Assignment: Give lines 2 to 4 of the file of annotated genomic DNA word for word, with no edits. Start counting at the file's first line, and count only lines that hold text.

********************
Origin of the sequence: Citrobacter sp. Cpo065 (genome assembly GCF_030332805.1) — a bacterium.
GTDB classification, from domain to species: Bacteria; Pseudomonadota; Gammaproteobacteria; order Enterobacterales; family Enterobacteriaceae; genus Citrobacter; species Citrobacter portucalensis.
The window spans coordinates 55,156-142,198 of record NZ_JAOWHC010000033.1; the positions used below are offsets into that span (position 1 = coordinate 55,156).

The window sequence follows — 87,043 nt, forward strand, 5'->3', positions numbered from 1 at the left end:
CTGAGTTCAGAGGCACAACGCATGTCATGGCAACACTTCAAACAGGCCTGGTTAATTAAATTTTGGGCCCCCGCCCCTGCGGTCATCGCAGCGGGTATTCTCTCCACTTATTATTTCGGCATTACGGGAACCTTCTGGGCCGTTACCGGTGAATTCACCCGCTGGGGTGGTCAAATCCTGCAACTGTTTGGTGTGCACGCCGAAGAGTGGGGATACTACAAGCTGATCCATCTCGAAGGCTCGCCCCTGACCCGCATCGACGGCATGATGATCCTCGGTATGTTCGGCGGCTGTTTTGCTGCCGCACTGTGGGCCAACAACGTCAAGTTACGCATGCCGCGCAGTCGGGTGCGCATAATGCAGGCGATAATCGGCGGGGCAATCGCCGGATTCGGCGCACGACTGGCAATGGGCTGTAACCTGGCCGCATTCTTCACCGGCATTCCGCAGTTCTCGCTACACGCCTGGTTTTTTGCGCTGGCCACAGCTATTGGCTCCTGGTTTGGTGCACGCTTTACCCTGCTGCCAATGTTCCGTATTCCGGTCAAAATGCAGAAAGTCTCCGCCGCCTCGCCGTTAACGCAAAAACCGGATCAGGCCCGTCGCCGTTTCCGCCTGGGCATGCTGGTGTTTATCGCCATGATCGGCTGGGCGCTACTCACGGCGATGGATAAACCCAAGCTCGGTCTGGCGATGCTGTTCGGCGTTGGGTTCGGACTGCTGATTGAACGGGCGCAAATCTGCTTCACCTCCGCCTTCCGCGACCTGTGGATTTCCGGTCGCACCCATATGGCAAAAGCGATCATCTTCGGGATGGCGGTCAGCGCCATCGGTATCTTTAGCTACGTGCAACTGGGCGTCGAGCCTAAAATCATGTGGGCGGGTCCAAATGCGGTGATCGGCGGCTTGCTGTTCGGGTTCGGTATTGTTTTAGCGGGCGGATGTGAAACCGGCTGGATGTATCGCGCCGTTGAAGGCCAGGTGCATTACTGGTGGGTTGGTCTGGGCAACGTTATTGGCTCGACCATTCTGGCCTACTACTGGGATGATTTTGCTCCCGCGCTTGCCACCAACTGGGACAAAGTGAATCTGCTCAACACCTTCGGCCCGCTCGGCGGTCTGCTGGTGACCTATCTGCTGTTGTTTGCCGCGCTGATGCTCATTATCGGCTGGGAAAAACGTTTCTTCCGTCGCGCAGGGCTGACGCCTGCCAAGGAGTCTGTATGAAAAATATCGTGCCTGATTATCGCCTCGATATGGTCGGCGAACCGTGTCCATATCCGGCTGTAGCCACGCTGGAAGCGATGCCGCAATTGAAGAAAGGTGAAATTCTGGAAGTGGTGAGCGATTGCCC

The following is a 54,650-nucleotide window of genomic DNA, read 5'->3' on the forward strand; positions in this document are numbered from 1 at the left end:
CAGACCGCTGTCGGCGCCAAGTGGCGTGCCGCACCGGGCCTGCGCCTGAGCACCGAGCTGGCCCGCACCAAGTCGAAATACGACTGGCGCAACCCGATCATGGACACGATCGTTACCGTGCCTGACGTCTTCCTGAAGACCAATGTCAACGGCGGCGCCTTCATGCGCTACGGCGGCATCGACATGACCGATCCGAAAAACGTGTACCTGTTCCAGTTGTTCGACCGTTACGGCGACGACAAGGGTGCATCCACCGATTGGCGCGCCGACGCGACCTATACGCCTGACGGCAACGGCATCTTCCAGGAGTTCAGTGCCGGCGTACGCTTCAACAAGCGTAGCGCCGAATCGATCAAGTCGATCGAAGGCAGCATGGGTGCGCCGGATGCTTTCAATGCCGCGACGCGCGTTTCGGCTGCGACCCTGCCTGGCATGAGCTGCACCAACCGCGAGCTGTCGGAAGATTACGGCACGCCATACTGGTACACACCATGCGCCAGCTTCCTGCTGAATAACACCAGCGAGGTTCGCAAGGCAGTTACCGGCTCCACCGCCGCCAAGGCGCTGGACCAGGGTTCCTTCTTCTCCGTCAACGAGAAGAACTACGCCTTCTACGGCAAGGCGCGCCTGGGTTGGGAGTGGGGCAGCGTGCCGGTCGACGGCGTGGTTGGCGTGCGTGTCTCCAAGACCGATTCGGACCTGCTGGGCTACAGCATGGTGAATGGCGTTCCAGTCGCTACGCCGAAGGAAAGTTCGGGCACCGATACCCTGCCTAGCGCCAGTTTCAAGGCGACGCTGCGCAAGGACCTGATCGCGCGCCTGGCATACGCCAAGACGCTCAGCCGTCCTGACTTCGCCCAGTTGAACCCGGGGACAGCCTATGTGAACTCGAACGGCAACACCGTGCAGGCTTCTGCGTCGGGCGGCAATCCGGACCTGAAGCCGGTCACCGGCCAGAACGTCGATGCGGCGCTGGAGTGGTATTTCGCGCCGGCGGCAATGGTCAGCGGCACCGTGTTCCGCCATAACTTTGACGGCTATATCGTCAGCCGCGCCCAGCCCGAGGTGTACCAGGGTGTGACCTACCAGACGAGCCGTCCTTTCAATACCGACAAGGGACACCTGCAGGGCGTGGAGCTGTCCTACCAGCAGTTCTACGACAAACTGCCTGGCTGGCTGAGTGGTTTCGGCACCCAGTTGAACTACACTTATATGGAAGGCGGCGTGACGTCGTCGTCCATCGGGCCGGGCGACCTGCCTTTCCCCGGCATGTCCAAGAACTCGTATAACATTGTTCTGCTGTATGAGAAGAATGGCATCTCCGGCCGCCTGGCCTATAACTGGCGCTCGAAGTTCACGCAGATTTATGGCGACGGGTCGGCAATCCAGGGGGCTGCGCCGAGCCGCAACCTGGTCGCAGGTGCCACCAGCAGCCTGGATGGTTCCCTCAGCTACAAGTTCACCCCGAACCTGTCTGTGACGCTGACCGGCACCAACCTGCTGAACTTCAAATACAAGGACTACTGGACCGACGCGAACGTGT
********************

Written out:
GTDB classification, from domain to species: Bacteria; Pseudomonadota; Gammaproteobacteria; order Enterobacterales; family Enterobacteriaceae; genus Citrobacter; species Citrobacter portucalensis.
The window spans coordinates 55,156-142,198 of record NZ_JAOWHC010000033.1; the positions used below are offsets into that span (position 1 = coordinate 55,156).

The window sequence follows — 87,043 nt, forward strand, 5'->3', positions numbered from 1 at the left end: